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Brian’s Blog: Paris, Rory And Bob

Brian’s Blog: Paris, Rory And Bob

Still on the road to recovery, injured captain Brian O’Driscoll was roaring Ireland on last weekend, watching Rory McIlroy make history and joining an old team-mate for his testimonial dinner.

It was a quiet weekend, until the match started at the Stade de France. Then I spent the next 80-plus minutes pacing up and down in the kitchen shouting and gesticulating.

There was a tiny bit of envy when Ireland were leading 17-6, that I was going to miss out on one of the great days in Irish rugby but the overwhelming feeling was one of delight.

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When the French came back it looked like they would kick on and win the game, but the boys showed great character and resilience to hang on.

The last 10 minutes went very slowly. I know the boys are disappointed with the draw on the basis of the lead they had established by half-time.

Unfortunately we picked up a couple of injuries. Paulie (O’Connell) showed a lot of strength to play on with damaged knee ligaments but that doesn’t surprise me at all. Conor Murray’s injury looked a sore one and it’s good that it is not as bad as it was initially feared.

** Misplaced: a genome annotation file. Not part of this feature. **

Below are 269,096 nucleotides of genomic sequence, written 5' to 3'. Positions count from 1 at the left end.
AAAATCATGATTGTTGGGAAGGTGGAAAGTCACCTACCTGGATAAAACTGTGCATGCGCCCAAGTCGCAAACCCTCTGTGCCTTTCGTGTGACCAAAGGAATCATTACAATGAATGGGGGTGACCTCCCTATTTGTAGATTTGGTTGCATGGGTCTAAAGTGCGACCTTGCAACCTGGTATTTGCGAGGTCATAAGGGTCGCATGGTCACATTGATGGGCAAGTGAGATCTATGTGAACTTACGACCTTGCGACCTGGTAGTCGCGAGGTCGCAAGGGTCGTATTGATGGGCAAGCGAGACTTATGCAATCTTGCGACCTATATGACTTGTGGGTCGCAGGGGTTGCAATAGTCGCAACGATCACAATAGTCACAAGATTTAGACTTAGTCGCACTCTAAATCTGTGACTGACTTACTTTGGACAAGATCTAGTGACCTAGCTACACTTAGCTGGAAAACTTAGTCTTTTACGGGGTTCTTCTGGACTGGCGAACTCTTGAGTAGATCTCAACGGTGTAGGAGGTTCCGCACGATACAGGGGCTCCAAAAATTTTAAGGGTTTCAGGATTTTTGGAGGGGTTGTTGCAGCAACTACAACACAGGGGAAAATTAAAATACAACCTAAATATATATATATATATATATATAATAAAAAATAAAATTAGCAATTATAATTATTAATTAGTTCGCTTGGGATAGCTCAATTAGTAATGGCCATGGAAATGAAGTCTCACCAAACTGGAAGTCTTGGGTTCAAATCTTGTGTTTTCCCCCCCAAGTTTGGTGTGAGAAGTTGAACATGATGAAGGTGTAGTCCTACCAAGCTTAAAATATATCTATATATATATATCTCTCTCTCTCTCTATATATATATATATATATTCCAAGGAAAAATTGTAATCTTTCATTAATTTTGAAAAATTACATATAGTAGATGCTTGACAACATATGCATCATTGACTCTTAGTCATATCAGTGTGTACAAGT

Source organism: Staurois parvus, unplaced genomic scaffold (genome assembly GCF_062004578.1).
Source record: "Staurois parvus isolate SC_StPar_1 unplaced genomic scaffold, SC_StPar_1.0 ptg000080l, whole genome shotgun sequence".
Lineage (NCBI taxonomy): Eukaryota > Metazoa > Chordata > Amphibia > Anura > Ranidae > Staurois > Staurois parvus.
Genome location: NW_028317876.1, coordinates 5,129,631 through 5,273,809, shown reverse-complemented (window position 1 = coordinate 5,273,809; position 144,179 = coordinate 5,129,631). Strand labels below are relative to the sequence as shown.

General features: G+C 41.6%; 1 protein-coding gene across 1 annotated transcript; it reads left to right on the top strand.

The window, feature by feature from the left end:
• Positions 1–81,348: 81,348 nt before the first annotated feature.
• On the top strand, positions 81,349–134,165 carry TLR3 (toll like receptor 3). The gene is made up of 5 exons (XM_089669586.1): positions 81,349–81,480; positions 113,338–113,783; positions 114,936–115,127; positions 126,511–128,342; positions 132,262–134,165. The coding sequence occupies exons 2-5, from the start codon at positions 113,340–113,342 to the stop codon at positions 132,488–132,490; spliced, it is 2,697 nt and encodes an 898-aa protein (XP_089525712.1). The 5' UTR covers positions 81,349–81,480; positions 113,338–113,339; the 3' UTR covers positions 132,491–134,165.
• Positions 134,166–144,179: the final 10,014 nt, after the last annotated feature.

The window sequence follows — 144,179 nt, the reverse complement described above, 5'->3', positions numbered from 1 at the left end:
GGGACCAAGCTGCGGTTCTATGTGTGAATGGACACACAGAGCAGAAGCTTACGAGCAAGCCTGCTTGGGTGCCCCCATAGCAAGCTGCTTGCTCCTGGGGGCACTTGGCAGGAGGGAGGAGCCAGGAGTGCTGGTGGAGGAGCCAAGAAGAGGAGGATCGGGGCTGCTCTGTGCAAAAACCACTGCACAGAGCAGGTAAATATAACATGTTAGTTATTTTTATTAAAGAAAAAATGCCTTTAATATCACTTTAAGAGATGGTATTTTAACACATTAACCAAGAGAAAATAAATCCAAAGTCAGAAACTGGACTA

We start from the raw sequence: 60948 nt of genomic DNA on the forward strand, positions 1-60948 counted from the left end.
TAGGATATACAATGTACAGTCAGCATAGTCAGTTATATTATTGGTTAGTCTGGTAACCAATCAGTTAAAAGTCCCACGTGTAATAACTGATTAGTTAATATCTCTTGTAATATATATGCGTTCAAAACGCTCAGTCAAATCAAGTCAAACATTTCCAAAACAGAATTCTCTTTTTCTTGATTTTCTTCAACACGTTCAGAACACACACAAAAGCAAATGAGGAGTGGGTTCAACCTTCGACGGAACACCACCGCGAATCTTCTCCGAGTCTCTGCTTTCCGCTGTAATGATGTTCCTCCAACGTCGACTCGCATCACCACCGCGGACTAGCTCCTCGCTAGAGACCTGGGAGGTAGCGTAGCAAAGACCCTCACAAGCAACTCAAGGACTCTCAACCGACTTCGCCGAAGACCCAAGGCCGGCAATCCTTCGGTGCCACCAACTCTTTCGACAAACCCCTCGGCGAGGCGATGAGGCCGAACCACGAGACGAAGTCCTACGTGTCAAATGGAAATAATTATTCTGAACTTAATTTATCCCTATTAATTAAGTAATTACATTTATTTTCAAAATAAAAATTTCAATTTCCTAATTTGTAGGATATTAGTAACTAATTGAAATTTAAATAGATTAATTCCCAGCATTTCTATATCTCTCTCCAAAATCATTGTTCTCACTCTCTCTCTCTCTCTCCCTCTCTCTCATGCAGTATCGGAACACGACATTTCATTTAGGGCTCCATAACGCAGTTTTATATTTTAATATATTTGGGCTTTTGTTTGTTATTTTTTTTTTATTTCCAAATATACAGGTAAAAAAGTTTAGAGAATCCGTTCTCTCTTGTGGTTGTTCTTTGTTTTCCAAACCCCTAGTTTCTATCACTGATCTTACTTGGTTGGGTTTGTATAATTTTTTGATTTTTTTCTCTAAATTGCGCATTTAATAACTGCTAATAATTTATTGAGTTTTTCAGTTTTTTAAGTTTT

On a personal level in terms of my rehabiltation regime, things are progressing well and I would like to report that I have nothing new to report!

I watched Rory McIlroy win the Honda Classic and was hugely impressed with the manner in which he won the tournament.

His short game was incredible, featuring some great up-and-downs but it was the management of the round that was so striking in terms of maturity and clarity of thought under pressure.

To achieve what he has done in terms of some of his goals, winning a Major and becoming world number one, is fantastic; particularly by the age of 22.

I attended Bob Casey’s testimonial last Thursday in London. It was unfortunate that it fell on the week of the refixed Paris match but there was still a healthy Leinster representation.

That just reinforces how highly he is viewed as a person. I was tempted to bid during the auction for Wimbledon tickets, a lesson with Pat Cash and a two-night stay in London, but unlike the lads in Paris I lost my nerve in the end.